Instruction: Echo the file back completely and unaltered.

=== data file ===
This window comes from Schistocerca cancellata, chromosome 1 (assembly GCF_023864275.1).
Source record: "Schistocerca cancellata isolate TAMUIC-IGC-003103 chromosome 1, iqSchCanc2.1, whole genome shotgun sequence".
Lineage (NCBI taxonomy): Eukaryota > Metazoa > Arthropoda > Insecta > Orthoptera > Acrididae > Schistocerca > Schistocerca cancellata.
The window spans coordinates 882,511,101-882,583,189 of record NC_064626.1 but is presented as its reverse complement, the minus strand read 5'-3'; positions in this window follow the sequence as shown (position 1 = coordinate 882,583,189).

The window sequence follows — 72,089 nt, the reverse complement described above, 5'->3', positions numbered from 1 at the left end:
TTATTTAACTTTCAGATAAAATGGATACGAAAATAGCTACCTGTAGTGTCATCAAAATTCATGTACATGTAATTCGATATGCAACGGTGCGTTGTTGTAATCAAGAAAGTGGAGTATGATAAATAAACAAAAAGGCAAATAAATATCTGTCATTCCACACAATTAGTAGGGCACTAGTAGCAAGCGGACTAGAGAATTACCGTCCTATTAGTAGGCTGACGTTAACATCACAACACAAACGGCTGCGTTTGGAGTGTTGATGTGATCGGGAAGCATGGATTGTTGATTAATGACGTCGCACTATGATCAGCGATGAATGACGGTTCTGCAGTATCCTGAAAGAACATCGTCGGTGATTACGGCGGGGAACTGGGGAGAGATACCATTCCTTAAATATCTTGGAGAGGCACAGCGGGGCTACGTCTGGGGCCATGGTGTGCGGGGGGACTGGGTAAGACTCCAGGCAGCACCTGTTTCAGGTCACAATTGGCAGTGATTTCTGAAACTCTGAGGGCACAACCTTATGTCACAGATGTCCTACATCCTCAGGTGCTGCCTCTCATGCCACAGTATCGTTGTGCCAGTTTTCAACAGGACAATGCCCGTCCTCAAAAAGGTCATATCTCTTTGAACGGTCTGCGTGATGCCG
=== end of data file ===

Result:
This window comes from Schistocerca cancellata, chromosome 1 (assembly GCF_023864275.1).
Source record: "Schistocerca cancellata isolate TAMUIC-IGC-003103 chromosome 1, iqSchCanc2.1, whole genome shotgun sequence".
Lineage (NCBI taxonomy): Eukaryota > Metazoa > Arthropoda > Insecta > Orthoptera > Acrididae > Schistocerca > Schistocerca cancellata.
The window spans coordinates 882,511,101-882,583,189 of record NC_064626.1 but is presented as its reverse complement, the minus strand read 5'-3'; positions in this window follow the sequence as shown (position 1 = coordinate 882,583,189).

The window sequence follows — 72,089 nt, the reverse complement described above, 5'->3', positions numbered from 1 at the left end:
TTATTTAACTTTCAGATAAAATGGATACGAAAATAGCTACCTGTAGTGTCATCAAAATTCATGTACATGTAATTCGATATGCAACGGTGCGTTGTTGTAATCAAGAAAGTGGAGTATGATAAATAAACAAAAAGGCAAATAAATATCTGTCATTCCACACAATTAGTAGGGCACTAGTAGCAAGCGGACTAGAGAATTACCGTCCTATTAGTAGGCTGACGTTAACATCACAACACAAACGGCTGCGTTTGGAGTGTTGATGTGATCGGGAAGCATGGATTGTTGATTAATGACGTCGCACTATGATCAGCGATGAATGACGGTTCTGCAGTATCCTGAAAGAACATCGTCGGTGATTACGGCGGGGAACTGGGGAGAGATACCATTCCTTAAATATCTTGGAGAGGCACAGCGGGGCTACGTCTGGGGCCATGGTGTGCGGGGGGACTGGGTAAGACTCCAGGCAGCACCTGTTTCAGGTCACAATTGGCAGTGATTTCTGAAACTCTGAGGGCACAACCTTATGTCACAGATGTCCTACATCCTCAGGTGCTGCCTCTCATGCCACAGTATCGTTGTGCCAGTTTTCAACAGGACAATGCCCGTCCTCAAAAAGGTCATATCTCTTTGAACGGTCTGCGTGATGCCG